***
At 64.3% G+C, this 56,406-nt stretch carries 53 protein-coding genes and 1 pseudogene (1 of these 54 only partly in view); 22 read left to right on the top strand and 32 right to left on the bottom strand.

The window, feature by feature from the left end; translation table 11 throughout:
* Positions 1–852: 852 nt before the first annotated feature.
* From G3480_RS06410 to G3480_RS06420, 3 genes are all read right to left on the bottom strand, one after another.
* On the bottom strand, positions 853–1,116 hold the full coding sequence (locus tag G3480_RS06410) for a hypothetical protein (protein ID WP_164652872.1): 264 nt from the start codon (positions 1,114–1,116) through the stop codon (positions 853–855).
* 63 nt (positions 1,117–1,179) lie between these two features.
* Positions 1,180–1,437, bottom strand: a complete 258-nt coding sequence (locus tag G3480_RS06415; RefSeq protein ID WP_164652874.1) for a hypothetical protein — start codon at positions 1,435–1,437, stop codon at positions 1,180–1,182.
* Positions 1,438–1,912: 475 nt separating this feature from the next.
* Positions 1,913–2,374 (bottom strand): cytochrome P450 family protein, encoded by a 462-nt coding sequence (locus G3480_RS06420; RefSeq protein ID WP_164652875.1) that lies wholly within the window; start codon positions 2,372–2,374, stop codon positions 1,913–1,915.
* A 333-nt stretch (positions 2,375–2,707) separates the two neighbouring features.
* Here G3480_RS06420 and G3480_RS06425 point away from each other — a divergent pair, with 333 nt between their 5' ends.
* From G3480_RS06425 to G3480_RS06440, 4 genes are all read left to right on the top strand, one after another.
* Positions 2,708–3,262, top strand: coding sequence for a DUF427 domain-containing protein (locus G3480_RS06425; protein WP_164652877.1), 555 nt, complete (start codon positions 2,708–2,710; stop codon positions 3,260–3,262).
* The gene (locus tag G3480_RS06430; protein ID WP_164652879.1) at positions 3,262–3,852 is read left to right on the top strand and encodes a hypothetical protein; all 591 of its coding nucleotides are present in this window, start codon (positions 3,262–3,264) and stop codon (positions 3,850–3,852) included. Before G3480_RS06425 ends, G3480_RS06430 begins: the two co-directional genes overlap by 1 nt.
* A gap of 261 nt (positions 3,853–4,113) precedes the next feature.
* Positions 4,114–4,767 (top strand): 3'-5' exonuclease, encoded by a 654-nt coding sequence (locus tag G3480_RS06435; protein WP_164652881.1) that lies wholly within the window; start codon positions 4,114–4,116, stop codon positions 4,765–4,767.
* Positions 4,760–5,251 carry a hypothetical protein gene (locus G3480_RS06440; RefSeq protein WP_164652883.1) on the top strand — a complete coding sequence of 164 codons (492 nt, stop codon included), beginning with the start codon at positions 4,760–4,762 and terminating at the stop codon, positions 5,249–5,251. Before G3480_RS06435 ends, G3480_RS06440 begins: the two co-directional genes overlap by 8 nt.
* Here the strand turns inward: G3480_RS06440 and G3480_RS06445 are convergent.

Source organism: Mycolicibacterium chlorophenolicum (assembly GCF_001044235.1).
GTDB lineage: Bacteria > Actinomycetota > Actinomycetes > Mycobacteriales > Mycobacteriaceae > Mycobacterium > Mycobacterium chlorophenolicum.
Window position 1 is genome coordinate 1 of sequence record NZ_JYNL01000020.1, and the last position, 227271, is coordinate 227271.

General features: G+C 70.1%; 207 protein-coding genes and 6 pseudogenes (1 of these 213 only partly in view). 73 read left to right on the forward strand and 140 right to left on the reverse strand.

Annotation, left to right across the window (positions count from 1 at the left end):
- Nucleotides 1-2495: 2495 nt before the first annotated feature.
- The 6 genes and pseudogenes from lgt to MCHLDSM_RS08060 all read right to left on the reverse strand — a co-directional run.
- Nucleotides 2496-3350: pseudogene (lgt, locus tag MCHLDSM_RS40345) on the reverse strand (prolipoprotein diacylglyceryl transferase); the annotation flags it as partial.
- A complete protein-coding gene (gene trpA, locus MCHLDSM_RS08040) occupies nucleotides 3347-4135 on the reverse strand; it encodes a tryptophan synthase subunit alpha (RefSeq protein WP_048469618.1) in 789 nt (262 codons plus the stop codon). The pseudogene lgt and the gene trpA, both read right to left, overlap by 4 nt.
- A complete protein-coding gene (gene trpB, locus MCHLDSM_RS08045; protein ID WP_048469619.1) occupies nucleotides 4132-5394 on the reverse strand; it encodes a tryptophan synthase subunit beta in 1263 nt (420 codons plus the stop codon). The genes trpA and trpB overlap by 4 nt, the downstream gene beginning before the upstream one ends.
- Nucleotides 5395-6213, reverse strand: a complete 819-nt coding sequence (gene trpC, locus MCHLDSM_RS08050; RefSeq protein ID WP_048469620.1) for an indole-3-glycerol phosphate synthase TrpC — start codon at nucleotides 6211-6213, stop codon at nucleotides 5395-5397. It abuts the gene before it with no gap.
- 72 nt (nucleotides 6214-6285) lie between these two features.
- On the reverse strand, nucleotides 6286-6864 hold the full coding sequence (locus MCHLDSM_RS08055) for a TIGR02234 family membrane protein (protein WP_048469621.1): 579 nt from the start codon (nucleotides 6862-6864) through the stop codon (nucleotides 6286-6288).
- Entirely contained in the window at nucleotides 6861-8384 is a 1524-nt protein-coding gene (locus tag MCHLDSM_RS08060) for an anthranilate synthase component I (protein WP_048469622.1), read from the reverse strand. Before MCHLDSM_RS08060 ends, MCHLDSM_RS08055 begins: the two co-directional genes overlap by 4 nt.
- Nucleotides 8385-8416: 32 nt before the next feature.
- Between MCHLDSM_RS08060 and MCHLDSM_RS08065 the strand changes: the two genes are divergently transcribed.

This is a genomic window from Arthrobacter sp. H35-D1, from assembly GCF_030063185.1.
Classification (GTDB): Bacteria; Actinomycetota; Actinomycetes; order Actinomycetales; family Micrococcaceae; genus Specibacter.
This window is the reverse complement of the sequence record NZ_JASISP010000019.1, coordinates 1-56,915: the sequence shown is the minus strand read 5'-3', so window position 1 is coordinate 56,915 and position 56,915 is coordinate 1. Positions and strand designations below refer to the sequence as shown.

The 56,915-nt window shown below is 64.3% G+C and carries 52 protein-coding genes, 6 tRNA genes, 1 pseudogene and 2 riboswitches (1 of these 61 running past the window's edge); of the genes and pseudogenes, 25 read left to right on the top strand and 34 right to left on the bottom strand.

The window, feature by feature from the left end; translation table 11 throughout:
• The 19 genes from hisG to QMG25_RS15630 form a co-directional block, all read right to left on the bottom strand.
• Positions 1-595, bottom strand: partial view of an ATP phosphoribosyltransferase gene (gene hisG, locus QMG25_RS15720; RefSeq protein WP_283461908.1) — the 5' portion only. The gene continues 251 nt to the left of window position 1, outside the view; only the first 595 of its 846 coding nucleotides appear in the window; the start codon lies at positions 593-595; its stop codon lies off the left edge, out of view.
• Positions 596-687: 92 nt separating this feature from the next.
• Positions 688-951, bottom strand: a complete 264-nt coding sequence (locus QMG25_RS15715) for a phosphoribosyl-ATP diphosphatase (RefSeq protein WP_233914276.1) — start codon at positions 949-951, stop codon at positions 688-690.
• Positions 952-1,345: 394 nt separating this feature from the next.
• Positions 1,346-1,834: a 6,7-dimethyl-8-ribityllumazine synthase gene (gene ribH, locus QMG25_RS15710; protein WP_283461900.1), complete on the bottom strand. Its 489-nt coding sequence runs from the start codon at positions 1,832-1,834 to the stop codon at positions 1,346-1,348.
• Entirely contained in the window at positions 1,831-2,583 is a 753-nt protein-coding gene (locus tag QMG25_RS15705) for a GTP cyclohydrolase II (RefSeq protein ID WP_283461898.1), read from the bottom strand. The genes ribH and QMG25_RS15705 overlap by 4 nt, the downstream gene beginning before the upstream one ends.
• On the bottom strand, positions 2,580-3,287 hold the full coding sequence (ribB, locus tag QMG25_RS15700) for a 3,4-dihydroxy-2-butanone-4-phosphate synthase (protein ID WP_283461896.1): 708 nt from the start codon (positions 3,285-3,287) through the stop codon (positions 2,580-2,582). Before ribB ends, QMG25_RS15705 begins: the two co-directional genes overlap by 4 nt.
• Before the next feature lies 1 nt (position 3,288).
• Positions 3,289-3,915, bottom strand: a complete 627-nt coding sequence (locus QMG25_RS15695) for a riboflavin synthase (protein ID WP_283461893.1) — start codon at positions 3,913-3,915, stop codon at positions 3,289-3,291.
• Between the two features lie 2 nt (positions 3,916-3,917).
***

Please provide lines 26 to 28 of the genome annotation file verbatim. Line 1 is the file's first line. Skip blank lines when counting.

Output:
- Nucleotides 2496-3350: pseudogene (lgt, locus tag MCHLDSM_RS40345) on the reverse strand (prolipoprotein diacylglyceryl transferase); the annotation flags it as partial.
- A complete protein-coding gene (gene trpA, locus MCHLDSM_RS08040) occupies nucleotides 3347-4135 on the reverse strand; it encodes a tryptophan synthase subunit alpha (RefSeq protein WP_048469618.1) in 789 nt (262 codons plus the stop codon). The pseudogene lgt and the gene trpA, both read right to left, overlap by 4 nt.
- A complete protein-coding gene (gene trpB, locus MCHLDSM_RS08045; protein ID WP_048469619.1) occupies nucleotides 4132-5394 on the reverse strand; it encodes a tryptophan synthase subunit beta in 1263 nt (420 codons plus the stop codon). The genes trpA and trpB overlap by 4 nt, the downstream gene beginning before the upstream one ends.